Congress is discussing a bill which could change the mandatory age for pilot retirement.
WASHINGTON (Reuters) -- Two senior congressional Republicans reintroduced legislation Monday to raise the mandatory retirement age for commercial airline pilots by five years to 65.
Sen. James Inhofe of Oklahoma and Rep. Jim Gibbons of Nevada said the regulation currently enforced is outdated and changing it over time would save jobs and retain experienced pilots.
"Our nation has hundreds of experienced, skilled, and capable pilots. Unfortunately, they cannot fly for any commercial airline because once they turn 60 they are forced to retire," said Gibbons, a former airline pilot.
Previous attempts to rescind the 44-year-old rule have failed, including one during the last session of Congress by Inhofe and Gibbons.
Absent safety data showing conclusively otherwise, the FAA continues to believe that overall cognitive abilities necessary for being an effective airline pilot may begin to deteriorate at 60.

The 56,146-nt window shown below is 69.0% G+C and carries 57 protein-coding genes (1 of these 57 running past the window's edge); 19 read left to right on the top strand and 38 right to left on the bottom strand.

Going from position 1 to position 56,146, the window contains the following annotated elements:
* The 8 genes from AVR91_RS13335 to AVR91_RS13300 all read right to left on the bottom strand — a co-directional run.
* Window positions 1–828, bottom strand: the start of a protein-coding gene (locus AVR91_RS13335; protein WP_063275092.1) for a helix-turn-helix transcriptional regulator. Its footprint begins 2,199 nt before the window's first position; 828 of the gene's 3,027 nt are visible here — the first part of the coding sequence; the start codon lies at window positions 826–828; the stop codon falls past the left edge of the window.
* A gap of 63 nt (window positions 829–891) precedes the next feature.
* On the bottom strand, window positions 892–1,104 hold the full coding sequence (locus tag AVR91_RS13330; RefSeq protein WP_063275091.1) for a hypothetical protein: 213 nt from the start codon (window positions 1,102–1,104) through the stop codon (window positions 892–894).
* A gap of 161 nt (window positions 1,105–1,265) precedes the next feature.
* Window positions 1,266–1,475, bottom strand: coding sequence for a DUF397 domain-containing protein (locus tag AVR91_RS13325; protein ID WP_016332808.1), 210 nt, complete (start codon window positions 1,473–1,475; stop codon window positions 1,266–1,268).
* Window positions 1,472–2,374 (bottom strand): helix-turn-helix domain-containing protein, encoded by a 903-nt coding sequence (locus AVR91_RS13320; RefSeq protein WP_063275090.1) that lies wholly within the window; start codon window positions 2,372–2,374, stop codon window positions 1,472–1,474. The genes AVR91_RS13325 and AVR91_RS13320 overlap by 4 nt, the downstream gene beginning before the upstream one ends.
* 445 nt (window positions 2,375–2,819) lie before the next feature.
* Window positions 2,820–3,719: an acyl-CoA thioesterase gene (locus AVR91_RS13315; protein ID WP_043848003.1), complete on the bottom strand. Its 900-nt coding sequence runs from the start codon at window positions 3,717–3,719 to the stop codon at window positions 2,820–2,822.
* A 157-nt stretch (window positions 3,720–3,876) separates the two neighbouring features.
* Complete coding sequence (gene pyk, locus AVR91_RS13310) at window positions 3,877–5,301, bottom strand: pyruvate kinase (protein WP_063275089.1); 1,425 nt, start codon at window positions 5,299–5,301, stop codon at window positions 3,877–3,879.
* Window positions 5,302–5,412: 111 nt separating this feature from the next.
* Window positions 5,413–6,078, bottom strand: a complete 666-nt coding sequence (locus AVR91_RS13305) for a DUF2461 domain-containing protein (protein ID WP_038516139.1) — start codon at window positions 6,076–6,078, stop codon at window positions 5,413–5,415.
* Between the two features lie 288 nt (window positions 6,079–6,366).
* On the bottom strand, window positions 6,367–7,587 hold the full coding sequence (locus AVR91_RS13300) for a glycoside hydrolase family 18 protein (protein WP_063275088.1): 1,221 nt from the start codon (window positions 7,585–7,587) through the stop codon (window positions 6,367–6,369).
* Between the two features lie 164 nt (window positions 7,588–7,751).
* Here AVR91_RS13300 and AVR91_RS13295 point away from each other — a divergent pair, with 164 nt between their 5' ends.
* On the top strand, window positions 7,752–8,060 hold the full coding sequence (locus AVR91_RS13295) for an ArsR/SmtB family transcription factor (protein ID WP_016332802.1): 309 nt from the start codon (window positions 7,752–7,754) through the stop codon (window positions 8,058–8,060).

But some critics have said the rule is an economic tool that benefits airlines because it allows them to replace expensive senior pilots with lower paid ones.
Leaders of the largest commercial airline pilots union, the Air Line Pilots Association, are reviewing the age 60 rule this year to stake out the position of the group's 64,000 members.
Some pilots wish to remain on the job longer to try and recoup wages and retirement benefits lost to the wholesale airline cost cuts of the past few years.
The union believes 60 is an arbitrary age, but also wants to ensure that any change, for which it would have to lobby, would not affect safety.
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